This Is our Village

Sunday, March 9, 2014


I do not have an understanding of  exactly how the proposed elevator at Hastings would be paid for and who would have the responsibility for its maintenance (WPRF or UCO or some  percentage combination of the two). An understanding of this and the tax liability question would be needed, of course, in deciding whether to have an elevator installed.

I can only cite my own experiences: A couple of years ago, I went twice with a friend to play pool in the billiard room at the far end of Hastings on the second floor. It was later in the evening and not too many people were about. I had just had knee replacement surgery and was using a cane, so we decided to use the lift. We made it to the second floor, but the ride was a shaky, “uncertain” one, which reminded me of the lift at our two-story condo––dependable 95% of the time but subject at times to getting stuck between floors, which I guarantee you is NOT a pleasant experience. More than once with a passenger stuck halfway down, we had to coax the lift down using the controlled gravity-fall feature from outside the lift. On one of these occasions the person inside––not an elderly, infirm person in this instance––reached a point of near-panic.

An even more dangerous thing happened one time with our condo lift (which, by the way, works better now, thanks to some innovative work by Action Accessibility, our lift maintenance company). It was after dark, and I was on the second-floor catwalk walking by the lift. I routinely checked the door to the lift to see if it opened all right. It opened all right, but the car was down at the first-floor level! Anyone opening the door intending to use the lift could have plunged down the shaft; and a 90-year-old woman lived in an apartment directly across from the lift! What a close call! We got that situation under control and the lift fixed (what was wrong is a long story), but my point is that I think our lifts are not as safe as an elevator.

Lifts are what the Village now has at Hastings, and they are down at the far end, where there are not usually many people around to respond to a call for help. Rather than risk getting stuck, we took the stairs down from the billiard room when my friend and I were through playing pool. If it’s not a terribly bad financial deal for the Village, I would be in favor of having a full-fledged elevator replace the present lifts. Eva Rachesky recommends it, I believe. I think she is right: With a dependable elevator more of our residents would use the second-floor facilities at Hastings.


  1. I have heard nothing but horror stories about these lfts, which are attached to many buildings at CV.

    My building does not have them, and their installation happened before I got here.

    I would be interested in knowing the history behind these lifts- when were they installed? Did their appearance coincide with the passage of ADA in 1996? We're they individually contracted for by each building, or did UCO or WPRF select a contractor? Was there any government incentive to install these things?

    Now that these lifts are getting old, what happens about replacement or repair?

  2. Hi Lanny,

    I'm not sure how taxes get involved in this issue. But the cost issue is straight forward.

    Hastings Clubhouse is Benenson Capital property, managed by WPRF. Thus this project falls under the authority of the Operations Committee, as clearly provided for in the millennium amendment to the long-term-lease.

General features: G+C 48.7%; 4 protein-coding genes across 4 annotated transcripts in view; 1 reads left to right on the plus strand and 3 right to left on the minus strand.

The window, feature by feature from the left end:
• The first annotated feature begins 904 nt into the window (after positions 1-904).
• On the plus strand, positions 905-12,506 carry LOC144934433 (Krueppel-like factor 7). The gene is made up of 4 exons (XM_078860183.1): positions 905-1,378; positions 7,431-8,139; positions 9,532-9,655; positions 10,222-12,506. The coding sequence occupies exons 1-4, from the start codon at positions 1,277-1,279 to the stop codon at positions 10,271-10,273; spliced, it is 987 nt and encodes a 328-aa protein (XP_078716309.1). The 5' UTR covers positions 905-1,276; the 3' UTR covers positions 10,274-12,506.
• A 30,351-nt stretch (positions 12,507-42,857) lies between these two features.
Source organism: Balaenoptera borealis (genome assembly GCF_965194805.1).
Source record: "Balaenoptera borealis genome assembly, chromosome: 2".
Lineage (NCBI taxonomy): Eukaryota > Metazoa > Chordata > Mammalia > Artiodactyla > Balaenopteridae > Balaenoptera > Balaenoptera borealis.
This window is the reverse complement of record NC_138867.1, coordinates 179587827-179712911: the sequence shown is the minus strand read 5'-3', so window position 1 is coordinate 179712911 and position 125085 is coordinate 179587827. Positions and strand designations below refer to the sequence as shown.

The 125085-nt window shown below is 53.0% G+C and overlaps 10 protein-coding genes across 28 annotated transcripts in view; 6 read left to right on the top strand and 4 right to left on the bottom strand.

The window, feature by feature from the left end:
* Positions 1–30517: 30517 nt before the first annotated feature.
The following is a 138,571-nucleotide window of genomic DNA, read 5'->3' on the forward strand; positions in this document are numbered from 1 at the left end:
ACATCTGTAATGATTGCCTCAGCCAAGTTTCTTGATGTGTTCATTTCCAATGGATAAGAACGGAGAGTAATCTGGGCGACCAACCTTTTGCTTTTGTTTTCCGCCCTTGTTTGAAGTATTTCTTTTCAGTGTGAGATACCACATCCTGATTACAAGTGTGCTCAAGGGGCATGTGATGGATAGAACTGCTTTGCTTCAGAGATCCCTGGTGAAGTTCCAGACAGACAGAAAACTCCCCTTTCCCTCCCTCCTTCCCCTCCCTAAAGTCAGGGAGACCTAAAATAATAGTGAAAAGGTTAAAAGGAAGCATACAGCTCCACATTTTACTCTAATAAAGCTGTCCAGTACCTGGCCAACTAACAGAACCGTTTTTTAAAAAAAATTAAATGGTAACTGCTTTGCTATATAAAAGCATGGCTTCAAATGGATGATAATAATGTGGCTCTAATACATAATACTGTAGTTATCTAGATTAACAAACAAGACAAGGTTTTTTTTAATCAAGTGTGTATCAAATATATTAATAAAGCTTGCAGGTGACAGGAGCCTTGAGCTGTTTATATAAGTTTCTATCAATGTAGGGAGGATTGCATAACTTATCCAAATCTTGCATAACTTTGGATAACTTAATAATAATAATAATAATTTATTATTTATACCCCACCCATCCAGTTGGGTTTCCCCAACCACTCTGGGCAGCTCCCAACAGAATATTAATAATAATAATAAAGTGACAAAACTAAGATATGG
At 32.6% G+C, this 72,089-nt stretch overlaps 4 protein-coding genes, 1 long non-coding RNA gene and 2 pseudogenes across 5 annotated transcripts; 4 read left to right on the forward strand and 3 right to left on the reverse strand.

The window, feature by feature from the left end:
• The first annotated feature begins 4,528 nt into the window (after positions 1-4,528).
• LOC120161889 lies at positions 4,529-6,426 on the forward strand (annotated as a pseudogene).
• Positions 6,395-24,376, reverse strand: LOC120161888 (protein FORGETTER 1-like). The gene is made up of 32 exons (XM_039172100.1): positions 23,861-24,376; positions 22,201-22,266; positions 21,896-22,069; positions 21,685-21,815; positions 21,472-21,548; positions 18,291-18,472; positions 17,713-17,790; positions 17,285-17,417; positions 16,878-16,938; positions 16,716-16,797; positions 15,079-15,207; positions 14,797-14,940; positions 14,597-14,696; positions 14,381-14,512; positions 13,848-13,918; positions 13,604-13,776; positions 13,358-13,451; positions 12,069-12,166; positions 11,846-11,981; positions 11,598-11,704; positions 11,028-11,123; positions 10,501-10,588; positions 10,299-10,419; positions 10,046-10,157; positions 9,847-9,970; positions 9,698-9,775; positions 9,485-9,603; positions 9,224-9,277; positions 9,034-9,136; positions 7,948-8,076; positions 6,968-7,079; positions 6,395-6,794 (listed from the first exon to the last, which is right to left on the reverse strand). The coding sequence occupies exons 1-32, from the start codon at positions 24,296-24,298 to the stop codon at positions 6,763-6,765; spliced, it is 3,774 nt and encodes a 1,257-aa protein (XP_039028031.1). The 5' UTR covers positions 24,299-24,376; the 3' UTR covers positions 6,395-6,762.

The new elevator was voted on and approved in the WPRF 2014 budget, and has been approved twice.

    It was out-of-order to bring this to the Delegate Assembly.

    Dave Israel

  3. Thank you, Dave, for the clarification on the elevator at Hastings. In response to your question, Don4060, others would know better than I, but I think there was a time when a number of the associations here got a "deal" on having a lift installed. I think this may have been with a Canadian lift company.

    Our association bought a Concord lift (Canadian made) just before I bought my apartment. I think this was after the time when a number of the associations bought them. We had our troubles with the it, a recurring one having to do with the switches (three of them, one on the first floor, one on the second floor, and the third in the lift car itself). The contacts were always getting corroded, so when you pressed the switch (which, by the way, you must KEEP pressed during the ascent or descent), the car wouldn't respond. The head tech for Action Accessibility, Mike (experienced and always very helpful), told me this was a real problem with the Concord lifts, only worse at the lifts in buildings near salt water. In time he himself redesigned the switches, and lo, our problems were far fewer.

    Still, however, we would have a problem from time to time, and I told our residents: "Think twice about using the lift when no one else is around; you could get stuck. Think twice about using it in very hot weather. And be sure you understand how to use the alarm in the lift and the 911 phone we have installed. Perhaps give it a test run up and down before you get on. I often thought I should say to them, "And be sure you don't need to use the toilet right away," but I never quite got up my nerve to add this!

  4. An elevator vs. lift, the elevator is so much safer, quicker, and uses the buildings a/c to keep everyone cool during the hot days. Not to mention, depending on the one built, keep the sun off it's users.


Note: Only a member of this blog may post a comment.